Using the above-mentioned avMode button you can select from six presets: “Text”, “Movie” and “Game” in “day” and “night” versions each. But I found that each preset only adjusted the contrast setting and nothing else. The “day” Text mode is selected by default (it corresponds to 42% contrast) and I tested the monitor in it. The darkest preset corresponds to 34% contrast and the lightest to 48% contrast.
Besides that, you can open a menu of the Luminance setting by pressing the “Left” and “Right” buttons when outside the main menu. This setting is adjusted from 1 to 10 stepping 1. You may be surprised, but this option too does nothing else but controls the contrast setting (from 24% to 48% - you can see the contrast setting in the main menu changing accordingly). So, the M-17 offers you a widest variety of ways to change the contrast.
The monitor’s default brightness is set at 65%, and contrast at 42%. You may not want to increase the contrast setting because light colors vanish at 45% and higher contrast and become the same as pure white. To achieve 100nit brightness of white I chose 40% brightness and 36% contrast for digital connection and 40% of both brightness and contrast for analog connection.
The reproduction of colors depends strongly on the contrast setting and is overall average. Color gradients look well only at 48% contrast, but shades of gray from 97% and lighter become undistinguishable from white at that. When the contrast is set lower, the gradients have cross stripes that vary from narrow and regular stripes to wide stripes with non-uniform brightness (that is, there may be a lighter stripe between two darker ones, despite the gradient being absolutely monotonous). The shape of the stripes depends on the selected value of contrast.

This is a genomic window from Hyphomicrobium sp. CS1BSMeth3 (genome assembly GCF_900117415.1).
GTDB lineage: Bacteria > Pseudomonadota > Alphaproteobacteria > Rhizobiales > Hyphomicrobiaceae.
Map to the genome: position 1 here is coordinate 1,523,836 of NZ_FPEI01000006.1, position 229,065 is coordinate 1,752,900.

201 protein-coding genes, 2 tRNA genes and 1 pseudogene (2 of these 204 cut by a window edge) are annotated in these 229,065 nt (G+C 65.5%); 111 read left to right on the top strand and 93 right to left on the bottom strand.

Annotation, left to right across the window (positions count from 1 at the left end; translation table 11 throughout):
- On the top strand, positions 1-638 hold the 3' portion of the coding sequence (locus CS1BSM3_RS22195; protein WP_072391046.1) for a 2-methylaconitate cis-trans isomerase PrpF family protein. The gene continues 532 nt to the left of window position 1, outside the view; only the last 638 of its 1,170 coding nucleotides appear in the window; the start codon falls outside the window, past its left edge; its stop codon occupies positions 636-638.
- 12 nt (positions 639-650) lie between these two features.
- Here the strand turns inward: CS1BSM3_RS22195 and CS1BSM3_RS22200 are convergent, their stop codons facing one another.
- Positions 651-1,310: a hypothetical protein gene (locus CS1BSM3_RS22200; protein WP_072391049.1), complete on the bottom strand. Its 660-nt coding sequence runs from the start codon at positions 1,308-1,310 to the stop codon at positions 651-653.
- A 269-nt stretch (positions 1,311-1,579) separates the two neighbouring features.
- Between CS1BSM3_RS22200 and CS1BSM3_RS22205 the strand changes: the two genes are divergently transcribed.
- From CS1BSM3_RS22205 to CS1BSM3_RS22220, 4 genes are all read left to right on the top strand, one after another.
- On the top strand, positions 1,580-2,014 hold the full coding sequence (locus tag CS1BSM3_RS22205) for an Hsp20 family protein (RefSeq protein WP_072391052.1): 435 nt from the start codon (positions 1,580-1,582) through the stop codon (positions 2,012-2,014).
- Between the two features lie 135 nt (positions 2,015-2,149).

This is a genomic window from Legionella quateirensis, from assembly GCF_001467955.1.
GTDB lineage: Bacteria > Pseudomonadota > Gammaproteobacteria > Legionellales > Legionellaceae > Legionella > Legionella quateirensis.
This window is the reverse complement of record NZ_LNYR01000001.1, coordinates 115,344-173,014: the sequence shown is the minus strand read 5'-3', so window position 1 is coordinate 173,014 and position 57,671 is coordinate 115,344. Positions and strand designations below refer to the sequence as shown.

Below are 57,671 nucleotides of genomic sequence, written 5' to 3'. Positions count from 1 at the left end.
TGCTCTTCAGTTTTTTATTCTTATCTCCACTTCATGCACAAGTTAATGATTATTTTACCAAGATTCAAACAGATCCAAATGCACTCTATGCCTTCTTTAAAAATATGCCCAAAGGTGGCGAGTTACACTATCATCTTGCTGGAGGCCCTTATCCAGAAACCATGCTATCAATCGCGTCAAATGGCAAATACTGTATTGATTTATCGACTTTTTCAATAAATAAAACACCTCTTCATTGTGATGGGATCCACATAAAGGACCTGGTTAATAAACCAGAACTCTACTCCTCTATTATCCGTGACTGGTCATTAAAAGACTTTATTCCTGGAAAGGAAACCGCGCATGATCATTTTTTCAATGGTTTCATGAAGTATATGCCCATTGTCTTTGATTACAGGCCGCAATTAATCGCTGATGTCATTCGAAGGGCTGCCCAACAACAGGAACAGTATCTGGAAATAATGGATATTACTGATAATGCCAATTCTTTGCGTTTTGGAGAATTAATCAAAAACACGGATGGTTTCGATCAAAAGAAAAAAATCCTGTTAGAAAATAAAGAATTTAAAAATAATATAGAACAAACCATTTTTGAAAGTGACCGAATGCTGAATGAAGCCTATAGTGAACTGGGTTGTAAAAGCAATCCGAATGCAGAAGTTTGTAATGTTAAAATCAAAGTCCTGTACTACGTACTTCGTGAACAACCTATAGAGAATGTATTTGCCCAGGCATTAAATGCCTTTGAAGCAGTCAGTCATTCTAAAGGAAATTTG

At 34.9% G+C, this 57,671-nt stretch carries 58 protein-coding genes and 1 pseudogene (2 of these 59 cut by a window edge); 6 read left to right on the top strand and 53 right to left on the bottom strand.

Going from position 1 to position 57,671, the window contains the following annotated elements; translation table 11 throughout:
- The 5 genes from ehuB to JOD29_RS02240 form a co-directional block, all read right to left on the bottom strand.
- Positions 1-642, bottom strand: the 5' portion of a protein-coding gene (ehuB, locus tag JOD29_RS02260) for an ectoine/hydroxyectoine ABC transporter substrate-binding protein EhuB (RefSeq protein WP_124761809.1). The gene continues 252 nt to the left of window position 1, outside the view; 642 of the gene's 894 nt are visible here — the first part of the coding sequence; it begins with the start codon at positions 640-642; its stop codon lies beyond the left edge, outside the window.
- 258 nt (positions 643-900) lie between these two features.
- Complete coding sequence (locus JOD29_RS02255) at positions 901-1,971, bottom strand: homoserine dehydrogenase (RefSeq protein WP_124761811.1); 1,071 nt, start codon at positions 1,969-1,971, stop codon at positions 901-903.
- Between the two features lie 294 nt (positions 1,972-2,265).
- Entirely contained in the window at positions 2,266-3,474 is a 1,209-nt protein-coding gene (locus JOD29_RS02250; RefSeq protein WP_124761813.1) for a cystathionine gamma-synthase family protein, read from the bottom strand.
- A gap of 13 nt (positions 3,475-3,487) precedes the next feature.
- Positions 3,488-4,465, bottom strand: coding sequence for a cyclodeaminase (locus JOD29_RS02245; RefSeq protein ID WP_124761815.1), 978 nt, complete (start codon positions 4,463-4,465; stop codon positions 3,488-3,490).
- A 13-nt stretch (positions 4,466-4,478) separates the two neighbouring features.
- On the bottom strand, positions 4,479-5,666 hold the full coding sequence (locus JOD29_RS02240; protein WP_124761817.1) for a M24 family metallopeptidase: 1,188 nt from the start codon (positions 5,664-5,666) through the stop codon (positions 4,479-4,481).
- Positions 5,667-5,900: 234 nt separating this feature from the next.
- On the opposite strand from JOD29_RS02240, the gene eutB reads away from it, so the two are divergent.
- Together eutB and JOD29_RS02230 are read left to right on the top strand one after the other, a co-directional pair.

The viewing angles of the monitor are good, but the vertical angles betray a TN+Film matrix immediately.
The color reproduction setup isn’t accurate: the color curves deflect noticeably from the ideal into both sides (lights are reproduced lighter and darks darker than they should be).
At the reduced brightness the monitor stops to distinguish between some darks. You can see this, although not as clearly as on the above-described model from LG.
The color reproduction setup is the same irrespective of the connection type (analog or digital).
The color temperature is set up better in the “Warm” mode. The “Normal” mode, preferable for a majority of users, has a big difference between the temperatures of white and gray, up to 1500K, mostly due to the too warm white.
The speed of the matrix was the main disappointment to me. It proved to be 40 milliseconds, the specification claiming an optimistic 12 milliseconds. Even if we take the pixel rise time alone, the matrix remains the slowest among the monitors tested in this review: 24 milliseconds on black-white transitions and 35 milliseconds at the maximum.
The contrast ratio was a disappointment, too. It was close to 200:1 only at one variant of setup. Besides that, the monitor’s parameters vary depending on the connection type (the maximum brightness is lower with digital than with analog connection).
Summing all these things up, I should blame the developers of the Neovo M-17 for their paying more attention to the monitor’s exterior and the initial impression on the customer rather than to the monitor’s internals. The curiously-looking (but not quite handy) case envelops an inconvenient menu, a slow matrix, mediocre technical parameters, and a not very accurate setup. Like the LG L1740B, this monitor is more likely to interest people who use their computer but rarely and are more concerned with the appearance rather than with the operational qualities of a product.